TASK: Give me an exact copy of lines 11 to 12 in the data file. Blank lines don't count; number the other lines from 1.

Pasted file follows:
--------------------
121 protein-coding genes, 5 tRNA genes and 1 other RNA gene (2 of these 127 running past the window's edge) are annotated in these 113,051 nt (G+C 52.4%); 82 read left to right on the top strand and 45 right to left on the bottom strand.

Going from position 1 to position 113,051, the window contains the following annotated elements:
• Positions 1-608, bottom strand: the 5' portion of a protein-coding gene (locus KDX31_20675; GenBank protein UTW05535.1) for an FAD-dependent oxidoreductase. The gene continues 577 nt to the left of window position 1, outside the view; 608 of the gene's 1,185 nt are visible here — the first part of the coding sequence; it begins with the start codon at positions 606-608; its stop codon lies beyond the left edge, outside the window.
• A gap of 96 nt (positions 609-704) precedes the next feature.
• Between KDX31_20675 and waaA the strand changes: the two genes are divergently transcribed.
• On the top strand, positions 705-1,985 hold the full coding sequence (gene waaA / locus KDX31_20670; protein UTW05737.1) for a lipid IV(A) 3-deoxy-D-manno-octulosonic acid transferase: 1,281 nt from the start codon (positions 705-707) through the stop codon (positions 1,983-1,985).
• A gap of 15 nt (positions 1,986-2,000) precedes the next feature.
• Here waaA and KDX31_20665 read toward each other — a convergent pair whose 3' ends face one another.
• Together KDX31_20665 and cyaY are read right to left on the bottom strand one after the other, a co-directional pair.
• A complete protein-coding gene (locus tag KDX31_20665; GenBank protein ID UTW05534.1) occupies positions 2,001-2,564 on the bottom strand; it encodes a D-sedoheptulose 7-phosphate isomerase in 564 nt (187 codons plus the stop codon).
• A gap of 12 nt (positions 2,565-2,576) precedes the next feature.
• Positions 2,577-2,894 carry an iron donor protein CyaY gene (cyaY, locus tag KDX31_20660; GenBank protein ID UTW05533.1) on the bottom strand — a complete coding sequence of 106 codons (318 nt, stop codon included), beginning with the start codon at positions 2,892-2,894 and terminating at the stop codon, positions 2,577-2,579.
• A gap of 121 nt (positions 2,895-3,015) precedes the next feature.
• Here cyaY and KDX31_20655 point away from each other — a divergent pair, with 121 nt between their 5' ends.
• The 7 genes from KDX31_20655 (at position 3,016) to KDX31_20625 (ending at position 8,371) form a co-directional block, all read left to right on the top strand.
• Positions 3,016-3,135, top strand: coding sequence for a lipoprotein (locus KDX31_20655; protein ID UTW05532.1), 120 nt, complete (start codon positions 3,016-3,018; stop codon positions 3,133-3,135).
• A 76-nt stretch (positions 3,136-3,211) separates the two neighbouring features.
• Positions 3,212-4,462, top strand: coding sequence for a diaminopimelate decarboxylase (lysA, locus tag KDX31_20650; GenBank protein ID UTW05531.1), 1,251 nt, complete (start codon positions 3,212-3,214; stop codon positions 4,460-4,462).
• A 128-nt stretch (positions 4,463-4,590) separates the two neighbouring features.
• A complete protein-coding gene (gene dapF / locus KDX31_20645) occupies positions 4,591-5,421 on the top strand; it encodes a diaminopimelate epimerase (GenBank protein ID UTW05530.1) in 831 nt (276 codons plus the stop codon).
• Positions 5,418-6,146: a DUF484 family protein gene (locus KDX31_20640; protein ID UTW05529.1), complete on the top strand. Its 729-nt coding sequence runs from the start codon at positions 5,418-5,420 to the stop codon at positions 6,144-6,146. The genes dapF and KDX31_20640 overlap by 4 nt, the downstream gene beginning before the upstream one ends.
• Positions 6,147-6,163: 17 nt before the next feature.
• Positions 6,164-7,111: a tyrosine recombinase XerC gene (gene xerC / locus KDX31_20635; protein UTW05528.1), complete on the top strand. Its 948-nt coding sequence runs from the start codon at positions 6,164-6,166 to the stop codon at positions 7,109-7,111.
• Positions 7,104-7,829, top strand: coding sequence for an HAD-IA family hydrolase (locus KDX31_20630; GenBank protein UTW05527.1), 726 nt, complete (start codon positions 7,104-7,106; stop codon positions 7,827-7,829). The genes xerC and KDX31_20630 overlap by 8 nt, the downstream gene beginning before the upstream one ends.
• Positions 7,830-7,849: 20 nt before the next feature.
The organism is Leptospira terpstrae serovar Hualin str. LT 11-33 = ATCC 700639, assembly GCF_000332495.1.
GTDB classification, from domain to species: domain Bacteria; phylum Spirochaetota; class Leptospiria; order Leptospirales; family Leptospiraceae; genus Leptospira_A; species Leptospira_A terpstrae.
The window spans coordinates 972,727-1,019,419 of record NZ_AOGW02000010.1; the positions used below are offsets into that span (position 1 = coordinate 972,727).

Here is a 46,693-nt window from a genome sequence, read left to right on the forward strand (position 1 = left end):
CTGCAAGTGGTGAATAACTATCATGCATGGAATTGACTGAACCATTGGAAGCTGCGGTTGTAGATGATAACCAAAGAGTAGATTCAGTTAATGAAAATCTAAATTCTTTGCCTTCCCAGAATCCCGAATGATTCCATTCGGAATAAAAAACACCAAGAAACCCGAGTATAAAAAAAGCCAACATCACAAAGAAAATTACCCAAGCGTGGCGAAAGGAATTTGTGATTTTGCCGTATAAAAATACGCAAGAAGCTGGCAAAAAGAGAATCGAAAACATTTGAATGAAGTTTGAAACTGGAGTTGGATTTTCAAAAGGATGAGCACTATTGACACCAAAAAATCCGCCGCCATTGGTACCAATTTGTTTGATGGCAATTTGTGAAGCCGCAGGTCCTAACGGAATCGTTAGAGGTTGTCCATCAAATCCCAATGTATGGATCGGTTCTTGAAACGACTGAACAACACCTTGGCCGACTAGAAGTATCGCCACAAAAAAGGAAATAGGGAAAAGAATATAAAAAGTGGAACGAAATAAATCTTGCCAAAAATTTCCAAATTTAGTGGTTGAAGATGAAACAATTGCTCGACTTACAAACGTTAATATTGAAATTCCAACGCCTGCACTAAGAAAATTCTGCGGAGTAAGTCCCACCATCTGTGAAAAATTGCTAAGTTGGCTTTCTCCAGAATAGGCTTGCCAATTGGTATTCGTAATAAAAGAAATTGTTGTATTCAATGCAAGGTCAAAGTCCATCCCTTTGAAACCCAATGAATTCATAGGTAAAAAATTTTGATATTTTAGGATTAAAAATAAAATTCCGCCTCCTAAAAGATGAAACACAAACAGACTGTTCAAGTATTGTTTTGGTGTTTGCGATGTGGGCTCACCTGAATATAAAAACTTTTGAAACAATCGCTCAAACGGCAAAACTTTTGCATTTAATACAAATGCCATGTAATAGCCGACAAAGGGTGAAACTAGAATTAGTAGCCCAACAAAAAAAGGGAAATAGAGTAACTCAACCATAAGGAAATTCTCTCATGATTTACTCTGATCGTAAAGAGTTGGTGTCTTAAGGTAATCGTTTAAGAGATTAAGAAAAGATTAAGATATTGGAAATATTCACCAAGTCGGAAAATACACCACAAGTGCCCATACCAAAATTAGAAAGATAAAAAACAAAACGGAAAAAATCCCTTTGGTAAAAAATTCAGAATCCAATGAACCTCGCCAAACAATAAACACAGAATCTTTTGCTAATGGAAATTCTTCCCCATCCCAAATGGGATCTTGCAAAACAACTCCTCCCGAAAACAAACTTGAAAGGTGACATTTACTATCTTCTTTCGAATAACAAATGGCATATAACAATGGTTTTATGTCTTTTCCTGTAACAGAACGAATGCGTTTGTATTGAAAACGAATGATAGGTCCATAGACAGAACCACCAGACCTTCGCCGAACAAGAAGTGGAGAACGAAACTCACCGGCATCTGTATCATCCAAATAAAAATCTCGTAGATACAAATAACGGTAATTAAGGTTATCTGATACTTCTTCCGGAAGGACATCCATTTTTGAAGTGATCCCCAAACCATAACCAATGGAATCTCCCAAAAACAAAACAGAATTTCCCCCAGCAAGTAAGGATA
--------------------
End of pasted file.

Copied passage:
• A gap of 12 nt (positions 2,565-2,576) precedes the next feature.
• Positions 2,577-2,894 carry an iron donor protein CyaY gene (cyaY, locus tag KDX31_20660; GenBank protein ID UTW05533.1) on the bottom strand — a complete coding sequence of 106 codons (318 nt, stop codon included), beginning with the start codon at positions 2,892-2,894 and terminating at the stop codon, positions 2,577-2,579.